I'm not sure whether this is nontrivial or not, but do there exist simple examples of an affine scheme $X$ having an open affine subscheme $U$ which is not principal in $X$? By a principal open of $X = \mathrm{Spec} \ A$, I mean anything of the form $D(f) = \{\mathfrak p \in \mathrm{Spec} \ A : f \notin \mathfrak p\}$, where $f$ is an element of $A$.
6 Answers
Let X be an elliptic curve with the identity element O removed. Let U=XP where P is a point of infinite order. Then U is affine by a RiemannRoch argument. Now suppose that U=D(f). Then on the entire elliptic curve, the divisor of f must be supported at P and O only. This implies that P is a torsion point, a contradiction.

$\begingroup$ Beautiful  do you think this is the "simplest" example we can get? (As far as "simple" is welldefined in this context...) $\endgroup$– WandererNov 30, 2009 at 0:12

$\begingroup$ Its the simplest compact example, because the curve of genus 0 has no open affine subschemes which aren't principal. $\endgroup$ Nov 30, 2009 at 1:00

$\begingroup$ @GregMuller is this example compact? Does not he remove the origin from the elliptic curve (making it noncompact, presumably)? $\endgroup$– user137767Apr 9, 2019 at 14:26

1$\begingroup$ It's not compact. I think it's the simplest geometric example. $\endgroup$ Apr 10, 2019 at 0:37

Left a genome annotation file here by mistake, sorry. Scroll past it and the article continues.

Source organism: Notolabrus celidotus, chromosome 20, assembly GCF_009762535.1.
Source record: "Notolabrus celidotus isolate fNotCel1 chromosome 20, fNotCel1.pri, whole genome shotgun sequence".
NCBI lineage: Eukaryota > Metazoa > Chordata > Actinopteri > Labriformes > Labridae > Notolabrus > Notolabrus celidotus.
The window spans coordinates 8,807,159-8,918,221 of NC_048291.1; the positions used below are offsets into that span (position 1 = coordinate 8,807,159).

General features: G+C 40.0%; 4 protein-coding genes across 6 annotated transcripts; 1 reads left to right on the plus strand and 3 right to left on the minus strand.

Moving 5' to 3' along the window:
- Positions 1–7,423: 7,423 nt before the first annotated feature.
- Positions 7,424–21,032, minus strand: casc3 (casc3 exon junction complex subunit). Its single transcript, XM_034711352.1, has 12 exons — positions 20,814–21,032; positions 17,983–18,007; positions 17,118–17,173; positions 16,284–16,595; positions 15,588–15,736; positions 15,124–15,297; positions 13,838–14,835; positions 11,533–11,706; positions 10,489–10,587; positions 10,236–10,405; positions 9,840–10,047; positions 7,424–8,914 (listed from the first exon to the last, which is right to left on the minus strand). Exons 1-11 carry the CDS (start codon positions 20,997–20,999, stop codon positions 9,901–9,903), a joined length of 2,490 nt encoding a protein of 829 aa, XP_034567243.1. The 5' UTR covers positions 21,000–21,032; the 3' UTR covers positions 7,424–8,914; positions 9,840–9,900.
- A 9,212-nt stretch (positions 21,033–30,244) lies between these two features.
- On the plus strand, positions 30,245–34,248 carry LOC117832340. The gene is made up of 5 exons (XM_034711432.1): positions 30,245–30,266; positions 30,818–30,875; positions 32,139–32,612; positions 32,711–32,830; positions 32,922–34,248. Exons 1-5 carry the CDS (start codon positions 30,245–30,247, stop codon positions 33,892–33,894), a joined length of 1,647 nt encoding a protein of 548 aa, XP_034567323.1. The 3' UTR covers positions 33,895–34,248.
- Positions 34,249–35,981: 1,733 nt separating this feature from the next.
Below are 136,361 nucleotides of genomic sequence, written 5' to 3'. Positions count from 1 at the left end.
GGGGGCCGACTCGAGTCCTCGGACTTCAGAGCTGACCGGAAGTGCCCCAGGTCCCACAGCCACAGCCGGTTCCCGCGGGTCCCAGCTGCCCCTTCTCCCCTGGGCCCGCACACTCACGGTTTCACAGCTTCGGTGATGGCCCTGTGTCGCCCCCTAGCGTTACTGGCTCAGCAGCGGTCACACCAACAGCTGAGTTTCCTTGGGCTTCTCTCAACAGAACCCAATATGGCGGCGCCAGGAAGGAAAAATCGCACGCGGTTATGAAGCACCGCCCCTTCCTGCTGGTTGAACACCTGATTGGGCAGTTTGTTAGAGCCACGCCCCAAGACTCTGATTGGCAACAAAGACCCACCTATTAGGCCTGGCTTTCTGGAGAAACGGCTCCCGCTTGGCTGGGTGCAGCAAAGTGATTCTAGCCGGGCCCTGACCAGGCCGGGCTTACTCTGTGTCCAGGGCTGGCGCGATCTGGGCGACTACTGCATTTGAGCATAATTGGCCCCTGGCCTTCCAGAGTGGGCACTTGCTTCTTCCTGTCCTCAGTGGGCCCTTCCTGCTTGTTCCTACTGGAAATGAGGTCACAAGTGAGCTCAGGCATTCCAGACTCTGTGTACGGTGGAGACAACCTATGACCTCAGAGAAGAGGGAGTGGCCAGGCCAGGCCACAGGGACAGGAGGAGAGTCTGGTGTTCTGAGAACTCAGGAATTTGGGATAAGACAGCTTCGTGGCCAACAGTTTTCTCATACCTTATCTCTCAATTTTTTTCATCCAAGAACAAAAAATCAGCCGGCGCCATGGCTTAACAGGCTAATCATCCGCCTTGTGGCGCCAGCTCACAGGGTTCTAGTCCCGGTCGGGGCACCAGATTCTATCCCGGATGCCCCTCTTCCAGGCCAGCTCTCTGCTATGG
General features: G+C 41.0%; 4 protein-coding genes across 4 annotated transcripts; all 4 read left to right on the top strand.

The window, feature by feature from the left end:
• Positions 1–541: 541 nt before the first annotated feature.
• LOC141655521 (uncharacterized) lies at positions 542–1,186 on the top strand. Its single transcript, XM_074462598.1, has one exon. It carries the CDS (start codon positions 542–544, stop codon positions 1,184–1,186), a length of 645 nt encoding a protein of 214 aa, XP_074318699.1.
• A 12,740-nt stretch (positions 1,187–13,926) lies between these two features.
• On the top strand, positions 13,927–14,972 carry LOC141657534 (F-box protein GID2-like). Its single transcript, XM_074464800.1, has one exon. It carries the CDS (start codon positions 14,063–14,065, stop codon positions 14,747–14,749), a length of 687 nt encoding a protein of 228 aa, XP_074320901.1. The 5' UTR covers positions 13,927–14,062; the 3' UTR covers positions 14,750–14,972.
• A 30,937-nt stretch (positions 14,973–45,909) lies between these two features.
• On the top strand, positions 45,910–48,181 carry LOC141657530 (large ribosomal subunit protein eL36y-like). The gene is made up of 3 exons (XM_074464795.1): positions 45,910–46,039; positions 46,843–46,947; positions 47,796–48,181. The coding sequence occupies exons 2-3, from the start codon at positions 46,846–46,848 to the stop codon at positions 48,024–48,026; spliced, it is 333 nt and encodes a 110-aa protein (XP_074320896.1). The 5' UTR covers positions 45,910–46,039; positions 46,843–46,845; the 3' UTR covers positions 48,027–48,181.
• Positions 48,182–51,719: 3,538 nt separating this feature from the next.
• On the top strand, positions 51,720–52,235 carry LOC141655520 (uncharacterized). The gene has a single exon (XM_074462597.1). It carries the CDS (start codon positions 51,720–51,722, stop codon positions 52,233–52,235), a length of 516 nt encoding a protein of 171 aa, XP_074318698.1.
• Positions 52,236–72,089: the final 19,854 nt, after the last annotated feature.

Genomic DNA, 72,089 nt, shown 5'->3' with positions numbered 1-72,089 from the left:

For a simple, really concrete example you can also look at:
$A=k[x,y,u,v]/(xy+ux^2+vy^2)$, $X =Spec(A)$, $I=(x,y)$, $U = D(I)$.
Then the functions $f=\frac{v}{x}=\frac{y+ux}{y^2}$ and $g=\frac{u}{y}=\frac{x+vy}{x^2}$ are defined on $U$. But $yf+xg=1$, so $U$ is affine!
Cheers,

4


$\begingroup$ Why does $Yf+Xg=1$ imply that $U$ is affine? $\endgroup$ Nov 27, 2012 at 1:19

4$\begingroup$ How do you show $D(X,Y)$ is not principal? $\endgroup$ Dec 29, 2014 at 6:12

2$\begingroup$ @Alison Miller: Take f_1=X, f_2=Y with notation from Hartshorne exercise II.2.17. What we need, is that U_X and U_Y are affine, and this obviously holds since U_X is the principal open subset D(X) of Spec(A), and similarly for U_Y. $\endgroup$ May 15, 2015 at 19:36
I just want to remark that there is a purely categorical characterization of the ideals $I \subseteq A$ such that the corresponding open subscheme $D(I) = V(I)^c$ of $\text{Spec}(A)$ is affine, namely that the ideal $I$ is codisjunctable. This means that there is a universal homomorphism $A \to B$ satisfying $IB=B$. This notion is studied in
Yves Diers, Codisjunctors and Singular Epimorphisms in the Category of Commutative Rings, Journal of Pure and Applied Algebra, 53, 1988, pp. 39  57

1

1$\begingroup$ @Babai: Consider the functor $\mathsf{CRing} \to \mathsf{Set}$ mapping $B$ to the set of homomorphisms $A \to B$ such that $IB=B$. Then, $I$ is called codisjunctable iff this functor is representable. $\endgroup$ Oct 21, 2016 at 13:58
Here is arguably the easiest example (morally of course the same as Peter McNamara's): The cuspidal affine cubic.
Let $k$ be a field of characteristic zero and let $A=k[x,y]/(y^2x^3)$, $X=\operatorname{Spec}A$, and $U=X\setminus \{(1,1)\}$.